Let me start by admitting that I am a born overanalyzer. I can totally find symbolism that doesn’t actually exist. I’m so good at reading subtext, I end up creating subtext.
Sometimes this leads to insight. Mostly, though, it leads to my mother saying “Pffffft yeah, okay then, kid.”
This weekend, I was at it again. I was at the Just For Laughs Festival in Montreal, desperately seeking a thoughtful, patriotic story I could tie in with my cross-Canada trip (or, as my Eastern European grandfather called it in an email last week, “the BACK-PK TRAVEL GO WEST YOUNG WOMAN “). I had been watching Canadian comedians like Jay Barachul and Mark Little (who you should all check out because he is hilarious) at the Festival for days, and had a notebook full of words ready for me to twist outside of their actual meaning.
My “Media” badge was staring me down. Canada. Comedy. There has to be a story here.
I considered digging into the CRTC, or geoblocking, or something else technical/policy related. I collected evidence against the infuriating Vanity Fair article “Of Moose and Men,” which claims Canadians aren’t funny. Maybe, I could approach bilingualism and language in comedy. Or maybe, I could pick out enough Canada-specific humour; lay on the superficial psuedo-identity.
Basically, I had it in my head that there is such a thing as “Canadian Comedy.” There has to be. I just needed to figure it out. Maybe sit and eat timbits watch reruns of Kids in the Hall and This Hour Has 22 Minutes for a week straight. You know, research.
Despite this enthusiasm, I struggled to find a real story at the Festival. I figured my opportunity would come on Friday night’s Homegrown Comic Competition, an annual showcase of young Canadian standup. This was going to be a goldmine of Canadianisms! The advertisement had a maple leaf and everything!
The good news is that there was a commonality between several of the performers, something beyond just Citizenship. There was something that stuck out, something unique that that really resonated with the audience.
The bad news is, that thing was jokes about menstruation.
I’m good at finding meaning in just about everything. But I’m not that good.
I had to accept it. Maybe Mark Little is funny because he is funny, not because he is from Halifax. Maybe jokes about a national chain store make Canadians laugh because local references rock, not because of an unwritten “Tim Horton’s Brotherhood.”
In a free country, chances are someone will be using that freedom to make people laugh. In a capitalist country, this “someone” will probably go wherever that skill is most marketable. And in a massive country (say, around 9,984,670 km²), different people in different places will probably find different ways to make people laugh. So yeah, Canada has entertainers. And those entertainers are a big cultural export, especially in the American biz.
I felt deflated. Unless I wanted to sound off about Canadian broadcasting policy, or confirm that Just For Laughs is an amazing festival, it seemed that my nationalistic meaning-finding was just about over.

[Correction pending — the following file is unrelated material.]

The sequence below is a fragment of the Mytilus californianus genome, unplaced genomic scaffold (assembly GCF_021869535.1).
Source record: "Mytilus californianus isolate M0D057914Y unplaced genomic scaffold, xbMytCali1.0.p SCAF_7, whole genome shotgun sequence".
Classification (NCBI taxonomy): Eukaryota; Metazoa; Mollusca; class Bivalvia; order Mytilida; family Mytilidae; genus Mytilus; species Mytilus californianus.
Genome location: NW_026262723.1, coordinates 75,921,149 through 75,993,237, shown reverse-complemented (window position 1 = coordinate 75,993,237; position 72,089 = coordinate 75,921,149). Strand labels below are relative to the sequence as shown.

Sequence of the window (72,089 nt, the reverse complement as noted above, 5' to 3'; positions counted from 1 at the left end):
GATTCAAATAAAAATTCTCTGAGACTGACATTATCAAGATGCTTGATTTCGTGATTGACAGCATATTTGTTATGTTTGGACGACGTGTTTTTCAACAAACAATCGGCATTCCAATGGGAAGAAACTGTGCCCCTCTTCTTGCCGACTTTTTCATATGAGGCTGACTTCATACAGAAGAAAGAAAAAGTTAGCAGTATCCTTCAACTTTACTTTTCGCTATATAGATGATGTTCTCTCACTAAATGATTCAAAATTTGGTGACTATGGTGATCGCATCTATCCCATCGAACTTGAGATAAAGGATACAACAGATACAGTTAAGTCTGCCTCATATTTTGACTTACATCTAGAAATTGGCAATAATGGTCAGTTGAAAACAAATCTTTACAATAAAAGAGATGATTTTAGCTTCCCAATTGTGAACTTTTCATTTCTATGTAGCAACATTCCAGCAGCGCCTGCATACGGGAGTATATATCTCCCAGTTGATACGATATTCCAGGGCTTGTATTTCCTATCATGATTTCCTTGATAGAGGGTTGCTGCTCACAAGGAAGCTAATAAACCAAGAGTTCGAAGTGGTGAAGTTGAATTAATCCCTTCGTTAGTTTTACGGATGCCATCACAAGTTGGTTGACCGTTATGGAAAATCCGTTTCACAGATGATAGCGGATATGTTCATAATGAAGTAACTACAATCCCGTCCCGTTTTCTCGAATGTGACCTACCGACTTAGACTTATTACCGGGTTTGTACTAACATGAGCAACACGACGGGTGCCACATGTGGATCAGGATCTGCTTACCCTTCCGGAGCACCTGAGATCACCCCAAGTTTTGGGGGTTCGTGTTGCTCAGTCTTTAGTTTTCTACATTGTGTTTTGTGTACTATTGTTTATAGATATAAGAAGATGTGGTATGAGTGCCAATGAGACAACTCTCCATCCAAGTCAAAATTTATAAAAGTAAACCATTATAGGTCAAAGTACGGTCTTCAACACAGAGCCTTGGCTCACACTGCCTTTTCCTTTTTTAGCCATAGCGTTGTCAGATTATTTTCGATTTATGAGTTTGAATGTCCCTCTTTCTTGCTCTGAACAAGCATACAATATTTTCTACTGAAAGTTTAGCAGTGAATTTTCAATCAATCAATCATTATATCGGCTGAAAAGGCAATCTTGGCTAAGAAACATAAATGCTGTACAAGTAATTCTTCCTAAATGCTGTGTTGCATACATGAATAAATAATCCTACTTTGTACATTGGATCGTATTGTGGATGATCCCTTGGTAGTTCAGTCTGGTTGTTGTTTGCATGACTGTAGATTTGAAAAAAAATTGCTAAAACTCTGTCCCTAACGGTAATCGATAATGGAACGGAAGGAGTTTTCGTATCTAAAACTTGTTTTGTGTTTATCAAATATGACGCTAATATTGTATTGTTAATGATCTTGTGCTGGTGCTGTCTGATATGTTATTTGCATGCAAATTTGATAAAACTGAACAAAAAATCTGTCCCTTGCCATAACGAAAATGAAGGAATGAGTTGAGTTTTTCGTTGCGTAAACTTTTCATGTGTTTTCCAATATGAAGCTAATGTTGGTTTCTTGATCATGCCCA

But then I remembered an earlier conversation, some small talk with an Australian guy in my hostel room. We were talking about our plans for the night, and I mentioned the Homegrown Competition.
“Oh! That sounds cool. Canadians are funny.”
“Yeah? Really? I mean, yes, but…yeah?”
(Note: I’m very articulate when talking to strangers. That morning, I spent a full minute trying to pronounce my own name as I fumbled through awkwardly introducing myself to Dan O’Brien from cracked.com. So much charm, so little time.)
He nodded. “Yeah, well, that’s what they’re known for. Funnier than Americans, that’s for sure.”
The guy had hit my Canadian comedy fan g-spot. I melted, shooting an appreciative grin his way.
I couldn’t prove what he said to be true. I didn’t know what it meant or where he got it, really. I agreed because I am patriotic, and because Canadians have a pretty good track record of making me laugh–not because I could prove he was actually right. There is no defensible argument for borders and geography affecting hilarity, unless you make some long-winded historical argument or factor in the education system to an extreme.
I’m not willing to do that here.
I didn’t find my story about “Canada. Comedy.” on stage at the Just For Laughs Festival. It wasn’t a certain brand of funny, something I could understand by over-analyzing comedians and collecting quotes. Instead, my story was in that hostel room. It was the fact that the Festival exists at all, and that people from around the world have heard of it. The fact that the Homegrown Competition is a thing. The fact that people from other countries believe Canadians to be funny (how great of a reputation is that?!).
Mostly, it’s the fact that fans like me get excited by even the idea that Canada has an identity, and that the identity involves funny people.
And so, with very little proof or reasoning, I will keep considering Canadians funny. Or maybe, I will keep considering funny people funny, and get weirdly excited when they are Canadian.
Also, this foreign stranger saying “Canadians are funnier than Americans,” is the best pick-up line I’ve heard in months.
You want Canadian identity? That’s a good start.
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